Directors of the Brown County Water Improvement District No. 1 approved a resolution Tuesday afternoon supporting Brown County Commissioners’ efforts to have FEMA adopt a flood plain level at the 1,435 foot level around Lake Brownwood — where the district’s water impoundment easement has stood for decades.
“The resolution asks FEMA to consider accepting the data we have and use that as the best available data possible,” General Manager Dennis Spinks said. “The county is with us 100 percent.”
Spinks said FEMA is proposing using “theoretic models and assumptions” to set a flood plain when “the best available data is 77 years of history on that lake.” No flood has ever been above 1,432.7 feet during that time, and more recent readings of debris marks still visible from that event in 2002 suggest the high water mark was .9 of a foot lower.
Bill Bell, the water district’s general counsel, said a flood plain higher than the 1,435 foot easement — 10 feet above spillway level — would create a liability issue for the water district, in addition to crushing commercial and residential development not only around the lake, but also downstream in municipalities. Many existing property owners will be required to obtain flood insurance which local officials believe is not necessary.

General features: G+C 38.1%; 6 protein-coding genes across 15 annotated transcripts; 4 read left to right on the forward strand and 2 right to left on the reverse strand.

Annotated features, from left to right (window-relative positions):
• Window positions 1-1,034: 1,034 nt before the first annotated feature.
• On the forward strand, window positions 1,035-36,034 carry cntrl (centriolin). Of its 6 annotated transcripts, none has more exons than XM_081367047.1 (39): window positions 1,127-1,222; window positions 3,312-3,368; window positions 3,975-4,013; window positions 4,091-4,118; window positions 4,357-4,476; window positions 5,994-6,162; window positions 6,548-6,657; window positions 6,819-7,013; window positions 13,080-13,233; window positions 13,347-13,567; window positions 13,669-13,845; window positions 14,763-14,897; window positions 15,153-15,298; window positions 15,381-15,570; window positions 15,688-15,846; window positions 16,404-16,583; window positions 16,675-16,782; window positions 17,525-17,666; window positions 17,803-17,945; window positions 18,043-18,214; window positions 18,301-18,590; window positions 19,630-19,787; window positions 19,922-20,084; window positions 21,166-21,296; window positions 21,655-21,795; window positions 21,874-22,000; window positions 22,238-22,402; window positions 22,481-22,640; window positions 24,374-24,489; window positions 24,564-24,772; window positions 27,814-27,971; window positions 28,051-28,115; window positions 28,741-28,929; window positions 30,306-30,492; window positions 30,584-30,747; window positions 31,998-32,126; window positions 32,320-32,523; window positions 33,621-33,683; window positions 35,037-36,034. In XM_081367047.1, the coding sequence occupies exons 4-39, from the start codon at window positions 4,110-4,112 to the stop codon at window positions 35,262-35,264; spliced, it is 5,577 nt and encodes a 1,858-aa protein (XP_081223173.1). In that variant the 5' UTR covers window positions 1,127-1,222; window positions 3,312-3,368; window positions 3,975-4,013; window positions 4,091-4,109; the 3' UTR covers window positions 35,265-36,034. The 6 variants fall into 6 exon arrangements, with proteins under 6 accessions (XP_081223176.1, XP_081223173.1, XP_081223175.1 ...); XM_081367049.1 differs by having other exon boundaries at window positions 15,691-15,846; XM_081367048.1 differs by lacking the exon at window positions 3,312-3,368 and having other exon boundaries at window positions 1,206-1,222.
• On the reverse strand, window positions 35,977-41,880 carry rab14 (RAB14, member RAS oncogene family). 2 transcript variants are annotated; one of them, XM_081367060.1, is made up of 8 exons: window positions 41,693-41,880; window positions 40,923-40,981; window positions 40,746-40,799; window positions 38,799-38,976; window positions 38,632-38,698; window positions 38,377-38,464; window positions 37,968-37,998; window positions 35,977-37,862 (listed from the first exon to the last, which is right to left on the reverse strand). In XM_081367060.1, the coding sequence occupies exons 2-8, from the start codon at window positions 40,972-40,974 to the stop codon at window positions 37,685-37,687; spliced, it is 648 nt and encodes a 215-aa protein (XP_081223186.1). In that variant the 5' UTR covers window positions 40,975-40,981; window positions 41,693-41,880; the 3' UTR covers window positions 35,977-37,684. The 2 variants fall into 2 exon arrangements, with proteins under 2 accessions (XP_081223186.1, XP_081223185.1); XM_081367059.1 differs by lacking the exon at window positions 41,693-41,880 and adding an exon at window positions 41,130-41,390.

“We’re going to have to take remedial action to release water and retain the integrity of this district,” Bell said, if a higher flood plain level is adopted by FEMA. “We don’t have the money to cover any losses above 1,435.”
He referred to news reports of a woman in the Waco area who is facing foreclosure of her home by a lender three years after she bought it because she has fallen behind on flood insurance payments. A similar situation could develop here, he said.
“We don’t have any choice,” Bell said of the decision awaiting the district if a level higher than the easement is adopted by FEMA. “We’ve got to mitigate three feet of water.”
He noted that when discussions began, FEMA was proposing a 1,443 level, and it has since bounced around, “like a ping pong ball.”
“This may be a game to FEMA, but it’s serious business to this water district.”
“This could be devastating not only to us, but also to the City (of Brownwood),” Spinks said. “It could affect commercial development big time, plus housing development. I think we will get some help from (U.S. Sen.) Kay Bailey’s (Hutchison) office. Everyone is in agreement we should be at 1,435.”
Spinks said findings a study by hydrologist Ron Morrison commissioned by the water district, the county and the City of Brownwood that concluded 1,435 is an adequate level were accepted by FEMA with the exception of data regarding spillway calculations.